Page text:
If you have trouble finding the right networking opportunity for you, consider starting your own event. A networking event can be as simple as calling four or five people and inviting them for lunch, or as complex as organizing a permanent group that meets on a monthly basis.

Scott Melzer, a financial advisor with Ameriprise Financial Services, teamed with speech coach Eileen Sinett a year and a half ago to create their own monthly networking breakfast.

There were a number of reasons for starting a new group, says Melzer. “One of the reasons for me was simply location. My office is in Cherry Hill, but I live in Mercer County and I wanted to start developing more business connections closer to where I live.”

The group meets the fourth Friday of each month at 8:30 a.m. at Sinett’s office, 610 Plainsboro Road. Cost: $10. The next meeting will take place Friday, August 26. Space is limited, so reservations are necessary. For reservations E-mail Sinett at eileen@speakingthat connects.com.

More importantly, Melzer finds that as a financial advisor, “I’m in a business where people need to have a lot of trust in the person before they will talk about their money situation. You can’t develop that kind of trust by just going to one networking event. You have to have a group that meets regularly so that you can get to know the people and they develop that trust in you.”

Melzer has only been a financial advisor since 2005. Prior to that he owned Knight Dreams comic book store in Princeton. “I get the creative side of my personality from my mother and the financial side from my father,” he says. His father was an accountant so he “grew up around finance and I was always comfortable with it, and helping people with their finances taps into the creative half of my personality.”

He graduated from Rutgers in 1992 with a bachelor’s in English and creative writing. “That pretty much explains why I’m a financial advisor,” he laughs. His weekends are also used creatively. He is a filmmaker, specializing in animated films. His most recent film will be released this summer at the Otakon Film Festival in Baltimore.

Another area business person who is in the process of organizing his own group is Kevin Thompson, a speaker and business consultant. His group, Out of the Box Workshop, will begin meeting once all of the details have been finalized. There will be a $5 to $10 fee for the meetings. “It’s important for people to feel that they have a ‘buy-in’ with the group,” says Thompson. Information on the new group can be found at www.outsidetheboxworkshop.com.

Thompson is a business consultant, trainer, and speaker who specializes in training business owners and their employees in providing excellent customer service and team building. “This is still a difficult time for many business owners,” he says, explaining why he believes his new group will be a success. “Right now, for business owners to make money they have to learn to think outside the box. They have to create alliances and team with other business owners, even when the two businesses might seem unrelated. I want to provide an opportunity for all types of business owners to get together, to meet each other and to learn to help each other.”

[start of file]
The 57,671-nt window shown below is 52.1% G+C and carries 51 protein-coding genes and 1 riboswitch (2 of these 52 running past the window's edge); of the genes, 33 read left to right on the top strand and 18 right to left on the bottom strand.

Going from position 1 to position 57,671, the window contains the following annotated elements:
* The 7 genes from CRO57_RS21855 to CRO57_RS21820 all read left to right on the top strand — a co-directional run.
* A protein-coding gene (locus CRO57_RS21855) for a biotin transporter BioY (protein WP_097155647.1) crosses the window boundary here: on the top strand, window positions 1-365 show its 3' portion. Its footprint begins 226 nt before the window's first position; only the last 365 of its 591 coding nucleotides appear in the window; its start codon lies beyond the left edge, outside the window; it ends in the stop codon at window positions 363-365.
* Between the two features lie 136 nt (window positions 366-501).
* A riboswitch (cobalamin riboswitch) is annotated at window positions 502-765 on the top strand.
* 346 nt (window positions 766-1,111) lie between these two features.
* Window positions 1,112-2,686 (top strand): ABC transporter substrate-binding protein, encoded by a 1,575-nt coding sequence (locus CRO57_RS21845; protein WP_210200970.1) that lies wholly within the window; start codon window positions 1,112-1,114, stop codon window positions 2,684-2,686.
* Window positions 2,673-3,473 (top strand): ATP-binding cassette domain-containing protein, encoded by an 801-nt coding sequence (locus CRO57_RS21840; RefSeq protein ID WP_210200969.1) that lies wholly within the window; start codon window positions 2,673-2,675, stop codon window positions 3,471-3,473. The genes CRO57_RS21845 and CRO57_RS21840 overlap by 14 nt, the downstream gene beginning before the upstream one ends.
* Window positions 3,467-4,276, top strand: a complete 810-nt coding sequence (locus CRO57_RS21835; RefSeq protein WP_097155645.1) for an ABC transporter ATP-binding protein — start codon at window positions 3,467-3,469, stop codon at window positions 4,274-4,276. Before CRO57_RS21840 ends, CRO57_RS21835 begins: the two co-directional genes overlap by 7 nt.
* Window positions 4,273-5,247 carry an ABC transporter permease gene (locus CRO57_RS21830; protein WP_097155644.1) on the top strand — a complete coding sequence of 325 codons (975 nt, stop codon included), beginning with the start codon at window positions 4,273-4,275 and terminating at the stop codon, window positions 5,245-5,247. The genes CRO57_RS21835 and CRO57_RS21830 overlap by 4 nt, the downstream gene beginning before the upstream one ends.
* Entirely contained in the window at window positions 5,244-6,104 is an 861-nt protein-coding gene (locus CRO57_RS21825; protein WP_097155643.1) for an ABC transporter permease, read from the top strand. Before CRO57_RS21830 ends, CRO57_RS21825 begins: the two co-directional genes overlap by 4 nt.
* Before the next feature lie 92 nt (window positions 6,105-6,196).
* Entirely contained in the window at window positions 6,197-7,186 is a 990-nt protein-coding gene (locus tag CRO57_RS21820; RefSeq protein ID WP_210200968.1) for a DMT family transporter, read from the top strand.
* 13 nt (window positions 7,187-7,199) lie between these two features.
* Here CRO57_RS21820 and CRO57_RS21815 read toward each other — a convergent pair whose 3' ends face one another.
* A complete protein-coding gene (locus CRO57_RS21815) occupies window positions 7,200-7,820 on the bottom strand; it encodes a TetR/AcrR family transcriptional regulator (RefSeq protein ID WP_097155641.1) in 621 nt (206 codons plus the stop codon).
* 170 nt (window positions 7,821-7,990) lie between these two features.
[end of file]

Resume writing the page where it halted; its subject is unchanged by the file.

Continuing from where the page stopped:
Thompson also credits his parents for his career choices, although at first glance, his current career has little to do with where he started from. He received a bachelor’s in economics and community health from Tufts University, inspired, he says, by his dentist father and his mother, who worked in a pathology laboratory. He worked as a hospital administrator for several years and became particularly interested in customer service and helping patients have good experiences while in the hospital. He received a master’s in public administration from Rutgers in 2005 and then decided the time was right to strike out on his own.

As two experienced networkers, Thompson and Melzer have several suggestions to offer on how to make networking become more than just a series of “first dates.”

Choosing the right event. Melzer uses the dating analogy when describing different types of events and how to make the most of them. There is the speed dating, or mix-and-mingle event where the goal is to meet a lot of people, quickly size them up, and decide whom to follow up with for a second date. Mixers, charity events, speed networking, and golf outings are a few of these type of events, he explains.

Often, however, the problem with these events is that people spread dozens of cards around “rather like buying a drink for every girl at the bar, then never making that second phone call,” he says. If you know you won’t do the follow-up, these type of events are a waste of time and money.

Groups the same people attend on a regularly monthly or weekly basis are more like a long-term relationship. The parties involved have a chance to really get to know each other and form a bond of trust.

Creating strategic alliances and developing meaningful business relationships are the two main reasons both Melzer and Thompson have for networking. “You have to ask yourself what you can give to the people you are networking with,” says Thompson. “Ask yourself how you can be useful to them, not how they can be useful to you. You must be comfortable that if you refer them to someone they will do the type of job for that person that you, yourself would do.”

In the end, both Melzer and Thompson agree that there is no right or wrong networking organization. Each person must find the group into which he or she fits and feels comfortable. “You’ve got to understand what you are looking for, then make sure that you are getting what you need from the group,” says Melzer. “Without that, networking is just a series of first dates, when you are looking for a relationship.”

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